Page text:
Vera Caslavska (TCH)

1958 World Championships: 8th AA
1959 European Championships: 8th AA, 2nd V, 1st BB
1960 Olympics: 8th AA, 6th BB
1961 European Championships: 3rd AA, 3rd FX
1962 Worlds: 2nd T, 2nd AA, 1st V, 3rd FX
1964 Olympics: 2nd T, 1st AA, 1st V, 5th UB, 1st BB, 6th FX
1965 European Championships: 1st AA, 1st V, 1st UB, 1st BB, 1st FX
1966 Worlds: 1st AA, 1st V, 4th UB, 2nd BB, 1st FX
1967 European Championships: 1st AA, 1st V, 1st UB, 1st BB, 1st FX
1968 Olympics: 1st AA, 1st V, 1st UB, 2nd BB, 1st FX (tie)

The majority of these results were compiled from information found at Gymn Forum

Vera Caslavska - twice the Olympic AA Gold Champion!!

A member of the Czechoslovakian national gymnastics team for ten years, Caslavska enjoyed unparalleled success on the international scene. To this day she holds the record for the most gold medals won on individual events. In the 1965 and 1967 European Championships alone, Caslavska captured 10 gold medals - completely sweeping the medal stands. Caslavska is best known though, for her victorious performances at the 1964 Tokyo and 1968 Mexico City Olympics. She is only the second woman in gymnastics history, after Soviet Larissa Latynina, to win two Olympic AA titles.

Interestingly, Caslavska came close to missing her second Olympic appearance. Leading up to the 1968 Olympics, she became enmeshed in political reform and was forced to flee from authorities to escape imprisonment. As outlined by Minot Simons II in his fabulous and much recommended Women's Gymnastics - A History, Volume 1 1966 to 1974, on June 27, 1968, Czechoslovakian Communist Party member Ludvik Vaculik published a manifesto, expresing concern about elements of the Communist party and advocating liberal and democratic chance. Having signed the manifesto, Caslavska found herself having to flee from authorities. Relatively safe in the remote town of Sumperk, Caslavska found herself without training facilities. Instead, she stayed in shape by lifting sacks of potatoes.

Days leading up to the 1968 Olympics, Caslavska was grated permission to compete in the 1968 Olympics. Despite the fact that she (unlike all of her competitors) had not had time to acclimate to Mexico City, Caslavska succesfully defended her Olympic crown, pleasing fans and judges alike her Mexican Hat Dance floor routine. At these Olympics (at least I think it was at this competition), Caslavska performed a further act of defiance: on the podium, she snubbed the Soviets - evidence of her disapproval of the Communist stronghold over Czechoslovakia.

One short day after competing in the event finals (where she medalled on all four events), Caslavska married Czechoslovakian 1500m runner Josef Odlozil. Caslavska emmersed herself into writing (her autobiography) and motherhood (raising son Martin and daughter Radka).

Caslavska quickly learned that Communist authorities had not forgotten her acts of betrayal. Attempts to get her autobiography published were squelched, and when a Japanese company agreed to it's publication, the Czechoslovakian government insisted that parts deemed unacceptable be removed. Repeated attempts to get a coaching job with the National gymnastics team were denied, and when she was finally granted employment, she was forbidden to travel with her gymnasts.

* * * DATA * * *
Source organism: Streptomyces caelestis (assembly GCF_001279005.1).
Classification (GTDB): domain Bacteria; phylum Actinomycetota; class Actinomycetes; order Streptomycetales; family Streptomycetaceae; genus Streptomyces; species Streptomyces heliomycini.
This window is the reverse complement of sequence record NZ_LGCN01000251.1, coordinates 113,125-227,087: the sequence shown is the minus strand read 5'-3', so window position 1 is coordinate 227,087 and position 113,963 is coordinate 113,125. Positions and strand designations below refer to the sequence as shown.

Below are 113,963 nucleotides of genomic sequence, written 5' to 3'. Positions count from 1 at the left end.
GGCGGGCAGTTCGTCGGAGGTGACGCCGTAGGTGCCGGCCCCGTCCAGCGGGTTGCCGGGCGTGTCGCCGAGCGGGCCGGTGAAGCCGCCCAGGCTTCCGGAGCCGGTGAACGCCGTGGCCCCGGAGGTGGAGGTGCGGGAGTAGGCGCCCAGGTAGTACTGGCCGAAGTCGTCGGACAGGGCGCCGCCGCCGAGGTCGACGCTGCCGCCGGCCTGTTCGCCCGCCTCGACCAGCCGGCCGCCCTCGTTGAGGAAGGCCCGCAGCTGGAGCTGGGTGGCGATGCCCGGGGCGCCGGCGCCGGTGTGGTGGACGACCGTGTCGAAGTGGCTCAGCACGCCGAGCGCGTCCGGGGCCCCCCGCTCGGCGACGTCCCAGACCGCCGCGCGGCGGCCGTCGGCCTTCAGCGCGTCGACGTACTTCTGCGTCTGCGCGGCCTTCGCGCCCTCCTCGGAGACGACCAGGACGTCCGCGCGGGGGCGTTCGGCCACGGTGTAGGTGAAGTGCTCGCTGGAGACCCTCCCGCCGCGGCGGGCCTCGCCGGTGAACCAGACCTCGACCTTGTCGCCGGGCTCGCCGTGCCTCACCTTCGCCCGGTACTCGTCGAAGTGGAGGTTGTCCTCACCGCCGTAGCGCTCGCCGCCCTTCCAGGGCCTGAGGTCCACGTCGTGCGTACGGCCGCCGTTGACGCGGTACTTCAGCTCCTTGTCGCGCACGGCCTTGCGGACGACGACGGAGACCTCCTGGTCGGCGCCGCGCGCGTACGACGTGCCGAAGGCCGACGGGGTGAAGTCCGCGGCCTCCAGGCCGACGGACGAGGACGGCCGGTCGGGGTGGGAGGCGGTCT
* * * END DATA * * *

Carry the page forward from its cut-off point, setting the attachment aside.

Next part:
Several years later, the Mexican president requested that Caslavska be able to revisit Mexico. The Czechoslovakian government, eager to improve ties with Mexico, relinquished her. Caslavska spent the next two years coaching the Mexican national team.

Time unfortunately healed no wounds. Back home in Czechoslovakia, Caslavska was once again ostracized. Only after Juan Antonio Samaranch's repeated attempts to present her with the Olympic order, did Caslavska enjoy some freedom. She was permitted to join the European Gymnastics Union, coach the National gymnastics team (in preparation for the 1988 Seoul Olympics) and judge international competitions (e.g., 1986 World Cup).

Following the Czechoslovakian revolution for independence, Caslavska found herself a national heroine. She was offered a number of prestigious positions (e.g, Minister of Sports Affirs, Ambassador to Japan, Candidate for Mayor of Prague, etc.), accepting the position of President of the Czech National Olympic Commitee.

Her life seemingly "on track" once again, it was not long before Caslavska faced a new kind of turmoil. Her son, Martin Odlozil, was convicted of the murder of his father (Caslavska's husband), Josef Odlozil. Martin allegedly punched Josef, causing him to fall to the floor and strike his head. In 1997 however, the German press agency reported that Czech President Vaclav Havel pardoned Martin following a campaign by Czech citizens and former Olympians.

A member of the Women's International Hall of Fame, Caslavska had also been inducted into the FIG Hall of Fame. Sadly, Caslavska's health has deteriorated over the years, and she was unable to travel to accept her award. Today Caslavska spends much time with her children, at home and in the hospital.

In 1999, a group of 78 Czech experts and journalists gathered to vote on the best Czech Olympian of the Century. Caslavska came in second, after runner Emil Zatopek.

. This page was created on July 30th, 1999 and last updated on December 16, 1999.


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